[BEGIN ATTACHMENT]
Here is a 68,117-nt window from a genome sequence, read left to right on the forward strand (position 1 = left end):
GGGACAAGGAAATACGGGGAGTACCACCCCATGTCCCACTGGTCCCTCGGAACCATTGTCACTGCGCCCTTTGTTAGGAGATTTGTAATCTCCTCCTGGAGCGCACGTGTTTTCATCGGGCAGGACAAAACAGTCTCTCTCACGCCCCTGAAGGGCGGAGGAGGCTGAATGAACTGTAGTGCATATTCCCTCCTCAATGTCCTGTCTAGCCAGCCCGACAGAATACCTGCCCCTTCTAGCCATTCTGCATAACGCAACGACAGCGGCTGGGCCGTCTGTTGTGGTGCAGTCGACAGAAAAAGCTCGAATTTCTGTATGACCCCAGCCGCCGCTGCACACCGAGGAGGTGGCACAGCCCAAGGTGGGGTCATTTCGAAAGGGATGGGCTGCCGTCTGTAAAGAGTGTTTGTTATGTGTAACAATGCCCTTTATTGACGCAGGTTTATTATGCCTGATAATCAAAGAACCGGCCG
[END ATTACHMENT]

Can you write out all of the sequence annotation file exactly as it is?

Here is a 68,117-nt window from a genome sequence, read left to right on the forward strand (position 1 = left end):
GGGACAAGGAAATACGGGGAGTACCACCCCATGTCCCACTGGTCCCTCGGAACCATTGTCACTGCGCCCTTTGTTAGGAGATTTGTAATCTCCTCCTGGAGCGCACGTGTTTTCATCGGGCAGGACAAAACAGTCTCTCTCACGCCCCTGAAGGGCGGAGGAGGCTGAATGAACTGTAGTGCATATTCCCTCCTCAATGTCCTGTCTAGCCAGCCCGACAGAATACCTGCCCCTTCTAGCCATTCTGCATAACGCAACGACAGCGGCTGGGCCGTCTGTTGTGGTGCAGTCGACAGAAAAAGCTCGAATTTCTGTATGACCCCAGCCGCCGCTGCACACCGAGGAGGTGGCACAGCCCAAGGTGGGGTCATTTCGAAAGGGATGGGCTGCCGTCTGTAAAGAGTGTTTGTTATGTGTAACAATGCCCTTTATTGACGCAGGTTTATTATGCCTGATAATCAAAGAACCGGCCG